Great Lakes restoration has enjoyed bipartisan support from Republican and Democratic administrations. President George Bush led a region-wide initiative to craft a plan to restore the Great Lakes, resulting in a $20 billion Great Lakes restoration plan. President Barack Obama launched the federal Great Lakes Restoration Initiative, infusing more than $1 billion in the states of Illinois, Indiana, Michigan, Minnesota, New York, Ohio, Pennsylvania and Wisconsin to restore habitat, clean up toxic pollution from rivers and harbor, fight invasive species and reduce polluted runoff from farms and cities.

In the first two years of the program, Wisconsin has received over $69 million for more than 130 restoration projects around the state. Examples of the progress being made in Wisconsin include:

  • Removing PCBs and heavy metals from the Kinnickinnic River near Milwaukee that is improving water quality and spurring economic development along the waterfront.
  • Restoring wetlands in western Green Bay that that is allowing northern Pike to return, as well as providing new habitat for migrating birds.
  • Installing rain gardens in a parking lot at Bradford Beach in Milwaukee that is reducing storm water pollution on the beach, transforming a once-polluted shoreline into a hotspot for beachgoers.
  • Building structures to help fish bypass two dams along the Menominee River that is helping restore Lake Sturgeon populations to Lake Michigan.


“Great Lakes restoration projects are putting people to work and delivering results for Wisconsin communities,” said Mike Carlson, government relations director for Gathering Waters Conservancy. “There’s more to do, which is why we need the next president to step up to the plate and support robust Great Lakes funding.”

The next president and congress face critical budget choices due to the looming “fiscal cliff”—the combination of mandatory tax increases and steep federal spending cuts as part of the 2011 debt-ceiling deal. The co-called “sequestration” would cut 8.2 percent from domestic and military programs. The Great Lakes Restoration Initiative, for example, would be reduced about $25 million, from $300 million to $275 million, based on current funding levels, according to the Office of Budget and Management.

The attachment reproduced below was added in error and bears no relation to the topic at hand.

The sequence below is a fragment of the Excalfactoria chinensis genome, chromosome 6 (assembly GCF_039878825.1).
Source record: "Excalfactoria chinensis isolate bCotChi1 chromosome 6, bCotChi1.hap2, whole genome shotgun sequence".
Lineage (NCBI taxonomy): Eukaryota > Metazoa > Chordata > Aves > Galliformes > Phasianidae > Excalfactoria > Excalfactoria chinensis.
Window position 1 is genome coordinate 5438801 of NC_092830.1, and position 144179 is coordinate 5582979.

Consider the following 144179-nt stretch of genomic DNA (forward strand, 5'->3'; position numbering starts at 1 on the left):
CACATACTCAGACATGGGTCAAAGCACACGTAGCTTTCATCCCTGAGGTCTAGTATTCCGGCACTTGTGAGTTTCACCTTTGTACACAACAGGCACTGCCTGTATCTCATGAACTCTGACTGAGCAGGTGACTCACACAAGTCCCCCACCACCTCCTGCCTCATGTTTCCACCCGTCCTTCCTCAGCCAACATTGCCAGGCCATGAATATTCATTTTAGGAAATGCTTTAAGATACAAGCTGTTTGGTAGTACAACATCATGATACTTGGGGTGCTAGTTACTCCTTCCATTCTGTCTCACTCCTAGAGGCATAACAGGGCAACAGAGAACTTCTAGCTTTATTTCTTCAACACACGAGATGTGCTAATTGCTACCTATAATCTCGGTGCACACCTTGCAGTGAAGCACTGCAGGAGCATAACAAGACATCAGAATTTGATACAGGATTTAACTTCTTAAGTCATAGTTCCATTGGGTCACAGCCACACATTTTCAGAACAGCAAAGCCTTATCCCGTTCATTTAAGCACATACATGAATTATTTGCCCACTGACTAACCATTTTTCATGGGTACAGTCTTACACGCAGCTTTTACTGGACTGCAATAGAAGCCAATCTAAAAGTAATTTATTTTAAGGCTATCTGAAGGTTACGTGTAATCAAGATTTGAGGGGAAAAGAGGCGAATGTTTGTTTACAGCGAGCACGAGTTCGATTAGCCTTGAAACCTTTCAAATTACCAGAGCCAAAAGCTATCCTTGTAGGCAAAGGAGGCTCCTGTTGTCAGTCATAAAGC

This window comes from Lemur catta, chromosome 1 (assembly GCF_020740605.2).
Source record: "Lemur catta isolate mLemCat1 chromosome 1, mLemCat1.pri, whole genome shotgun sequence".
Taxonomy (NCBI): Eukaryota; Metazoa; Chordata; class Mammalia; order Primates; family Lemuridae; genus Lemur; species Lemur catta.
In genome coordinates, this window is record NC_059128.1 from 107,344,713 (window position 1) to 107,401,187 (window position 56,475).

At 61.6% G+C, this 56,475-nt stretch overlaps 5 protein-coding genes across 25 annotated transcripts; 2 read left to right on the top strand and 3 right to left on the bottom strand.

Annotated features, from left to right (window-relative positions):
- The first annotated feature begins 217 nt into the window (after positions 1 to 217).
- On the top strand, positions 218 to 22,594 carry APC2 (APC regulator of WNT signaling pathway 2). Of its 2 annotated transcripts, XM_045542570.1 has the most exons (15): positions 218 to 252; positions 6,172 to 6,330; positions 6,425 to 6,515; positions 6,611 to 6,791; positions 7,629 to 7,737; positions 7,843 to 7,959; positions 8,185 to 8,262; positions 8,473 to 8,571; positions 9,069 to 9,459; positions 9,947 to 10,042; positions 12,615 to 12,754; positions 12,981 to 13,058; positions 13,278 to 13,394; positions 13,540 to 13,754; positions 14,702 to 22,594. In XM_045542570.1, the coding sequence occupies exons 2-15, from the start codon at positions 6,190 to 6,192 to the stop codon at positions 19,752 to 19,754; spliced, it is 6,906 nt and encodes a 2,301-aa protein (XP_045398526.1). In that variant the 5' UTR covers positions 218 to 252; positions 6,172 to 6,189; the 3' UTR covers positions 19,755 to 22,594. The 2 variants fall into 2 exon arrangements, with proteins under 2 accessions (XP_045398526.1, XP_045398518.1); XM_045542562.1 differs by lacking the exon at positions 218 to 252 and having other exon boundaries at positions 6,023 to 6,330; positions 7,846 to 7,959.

“Now is not the time to pull the rug out from Great Lakes restoration efforts,” said Brammeier. “In Wisconsin and elsewhere, communities have projects waiting in the wings to confront urgent problems. Reducing the federal investment in the Lakes will allow problems to worsen and become more costly to fix.”

Great Lakes restoration programs provide a solid return on investment. The Brookings Institution found that every $1 investment in restoration programs produces at least $2 in economic benefit in the form of increased tourism, fishing and home values. Economists found that a Michigan restoration project produced a 6-to-1 return on investment.

Despite progress to clean up the Great Lakes, problems persist. Sewage pollution, invasive species, loss of wetlands and run-off of manure and excessive fertilizer into waterways that feed the Great Lakes have led to a resurgence of problems, most notably harmful algal blooms that pose a risk to people, fish and wildlife.

The Great Lakes are a vital resource. More than 1.6 million people in Wisconsin depend on Lake Michigan and Lake Superior for drinking water. More than 170,000 jobs in the Badger State are directly connected to the Lakes. And more than 250,000 people a year enjoy fishing in Lake Michigan and Lake Superior.

“People in Wisconsin love their Great Lakes and do not want to see the federal government turn its back on restoration efforts,” said George Meyer, executive director, Wisconsin Wildlife Federation. “Great Lakes restoration is not a Democratic or Republican issue. It’s an issue defined by urgency and action. We want the next president to carry the torch for Great Lakes restoration so that these precious lakes can be enjoyed by people now and generations to come.”

The Healing Our Waters-Great Lakes Coalition consists of 120 environmental, conservation, outdoor recreation organizations, zoos, aquariums and museums representing millions of people, whose common goal is to restore and protect the Great Lakes. Learn more at or follow us on Twitter @healthylakes.

Formed in 1970, the Alliance for the Great Lakes is the oldest independent Great Lakes organization in North America. Our mission is to: conserve and restore the world’s largest freshwater resource using policy, education and local efforts, ensuring a healthy Great Lakes and clean water for generations of people and wildlife. More about the Alliance for the Great Lakes is online at

Gathering Waters Conservancy is the statewide association for Wisconsin’s land trust community, with a mission to help land trusts, landowners, and communities protect the places that make Wisconsin special.  Our goal is to increase the amount of protected land in Wisconsin through private, voluntary action.

The Wisconsin Wildlife Federation is comprised of over 170 hunting, fishing, trapping and forestry-related organizations located throughout the state. The Federation is dedicated to conservation education and the advancement of sound conservation policies.